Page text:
One of the questions that often comes up when you own a condo or participate in a condo or homeowners association is: what’s the responsibility of an individual owner versus the responsibility of a condo association overall? It would be great if we could say that there is one solid answer that covers all condo associations everywhere. However, that is not ever going to be the case.
Responsibilities should be identified and assigned in your condo bylaws or the rules and regulations that have been adopted by the condo association board. That’s the first place to check when you aren’t sure who should cover what. The rough guideline is this – if the system or the item serves more than one unit, it would be the condo association responsibility, and if it serves just one specific unit, it’s the owner’s responsibility.
Some things are pretty clear. Elevators, for example, benefit the entire condo building, which means the repair and maintenance of elevators is up to the condo association. Appliances in your unit are only for you to use, so when they break down it will be your responsibility to have them fixed or replaced. There can be a few areas that are not as simple to determine, however. For example, plumbing and HVAC systems can be hard to ascertain. If you develop a water leak in your unit, it seems like it should be your own responsibility, but what if the leak is due to plumbing that feeds into different parts of the building? In some cases, the condo association will assume responsibility for whatever happens behind the walls. Not always, however.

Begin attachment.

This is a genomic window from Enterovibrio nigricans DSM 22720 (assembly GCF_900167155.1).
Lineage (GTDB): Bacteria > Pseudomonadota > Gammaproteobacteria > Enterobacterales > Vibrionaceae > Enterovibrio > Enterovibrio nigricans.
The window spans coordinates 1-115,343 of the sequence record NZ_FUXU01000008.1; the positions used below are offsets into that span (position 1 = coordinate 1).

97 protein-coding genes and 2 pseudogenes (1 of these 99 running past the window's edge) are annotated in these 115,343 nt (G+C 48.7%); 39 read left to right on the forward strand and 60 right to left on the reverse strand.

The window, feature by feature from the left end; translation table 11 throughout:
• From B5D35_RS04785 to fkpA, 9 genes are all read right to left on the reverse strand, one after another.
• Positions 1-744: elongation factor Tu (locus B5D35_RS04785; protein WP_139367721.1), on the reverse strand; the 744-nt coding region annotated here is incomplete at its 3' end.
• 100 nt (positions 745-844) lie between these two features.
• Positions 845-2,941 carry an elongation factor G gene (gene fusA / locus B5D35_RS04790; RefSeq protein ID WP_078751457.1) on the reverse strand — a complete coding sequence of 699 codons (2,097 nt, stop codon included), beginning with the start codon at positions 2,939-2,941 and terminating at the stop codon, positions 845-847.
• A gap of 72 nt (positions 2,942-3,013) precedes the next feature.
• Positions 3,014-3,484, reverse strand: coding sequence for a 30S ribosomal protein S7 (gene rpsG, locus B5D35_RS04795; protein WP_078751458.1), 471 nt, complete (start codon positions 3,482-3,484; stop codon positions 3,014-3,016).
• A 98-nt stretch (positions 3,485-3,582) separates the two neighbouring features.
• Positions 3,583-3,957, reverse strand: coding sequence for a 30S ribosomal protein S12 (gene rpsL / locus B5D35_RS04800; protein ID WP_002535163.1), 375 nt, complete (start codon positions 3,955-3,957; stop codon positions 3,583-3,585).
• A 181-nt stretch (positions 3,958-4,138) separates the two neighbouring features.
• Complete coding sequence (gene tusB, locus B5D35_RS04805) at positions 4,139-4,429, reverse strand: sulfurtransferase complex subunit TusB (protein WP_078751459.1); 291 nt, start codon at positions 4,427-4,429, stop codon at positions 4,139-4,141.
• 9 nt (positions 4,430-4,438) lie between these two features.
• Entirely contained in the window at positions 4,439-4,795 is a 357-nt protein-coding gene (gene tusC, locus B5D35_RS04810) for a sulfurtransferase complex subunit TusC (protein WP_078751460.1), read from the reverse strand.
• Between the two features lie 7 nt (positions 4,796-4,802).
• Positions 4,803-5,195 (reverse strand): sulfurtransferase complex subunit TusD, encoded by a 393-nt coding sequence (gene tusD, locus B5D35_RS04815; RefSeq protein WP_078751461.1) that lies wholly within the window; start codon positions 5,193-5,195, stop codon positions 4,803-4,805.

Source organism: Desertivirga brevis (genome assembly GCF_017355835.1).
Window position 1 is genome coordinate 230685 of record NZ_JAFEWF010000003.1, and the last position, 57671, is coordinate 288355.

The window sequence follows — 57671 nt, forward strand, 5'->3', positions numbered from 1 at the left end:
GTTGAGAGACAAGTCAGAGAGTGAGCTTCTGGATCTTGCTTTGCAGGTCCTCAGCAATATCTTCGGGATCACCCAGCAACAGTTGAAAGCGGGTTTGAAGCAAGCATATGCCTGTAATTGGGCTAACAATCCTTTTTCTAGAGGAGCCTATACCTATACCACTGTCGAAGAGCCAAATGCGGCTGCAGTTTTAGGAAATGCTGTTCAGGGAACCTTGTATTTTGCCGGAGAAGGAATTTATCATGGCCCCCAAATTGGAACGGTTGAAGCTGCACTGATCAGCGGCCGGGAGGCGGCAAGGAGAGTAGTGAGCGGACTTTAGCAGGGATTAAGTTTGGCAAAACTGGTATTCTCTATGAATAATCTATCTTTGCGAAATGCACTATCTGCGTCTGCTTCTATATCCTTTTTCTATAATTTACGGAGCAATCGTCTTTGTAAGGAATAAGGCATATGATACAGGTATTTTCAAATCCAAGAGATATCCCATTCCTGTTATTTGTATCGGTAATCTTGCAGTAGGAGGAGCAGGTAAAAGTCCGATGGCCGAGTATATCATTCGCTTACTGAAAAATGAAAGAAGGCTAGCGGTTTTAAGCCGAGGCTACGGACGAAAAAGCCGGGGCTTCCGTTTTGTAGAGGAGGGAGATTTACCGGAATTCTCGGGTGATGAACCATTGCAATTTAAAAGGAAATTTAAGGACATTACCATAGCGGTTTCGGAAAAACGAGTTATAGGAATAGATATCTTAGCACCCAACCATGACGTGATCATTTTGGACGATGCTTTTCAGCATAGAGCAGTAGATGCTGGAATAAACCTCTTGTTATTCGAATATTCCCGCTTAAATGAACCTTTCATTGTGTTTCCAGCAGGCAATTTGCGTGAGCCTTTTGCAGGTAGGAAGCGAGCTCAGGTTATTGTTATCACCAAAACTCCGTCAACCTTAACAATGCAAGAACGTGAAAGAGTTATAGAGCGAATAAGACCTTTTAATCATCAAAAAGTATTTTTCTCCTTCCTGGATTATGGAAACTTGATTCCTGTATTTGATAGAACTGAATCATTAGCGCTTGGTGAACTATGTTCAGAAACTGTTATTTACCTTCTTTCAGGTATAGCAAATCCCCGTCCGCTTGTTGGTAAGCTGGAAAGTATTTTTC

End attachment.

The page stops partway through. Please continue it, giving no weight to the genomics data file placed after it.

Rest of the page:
The best way to address these concerns is to make sure your condo association spells out the responsibilities in the bylaws. If there is nothing in the bylaws to assign who takes care of what, they should adopt language in their regulations to help property owners know when they will be held responsible for repairs and maintenance. That way, everything is clear before something happens. Property owners will know what they are and are not responsible for.
Insurance is another matter for property owners and condo associations to grapple with. You’ll need to be covered individually for your own unit, and the association will also need to maintain its own insurance coverage.
There are a lot of specific details we can get into, so if you have any questions about what you are responsible for and what your association needs to cover, please contact us at Chatel Real Estate, and we’ll answer all the questions you have.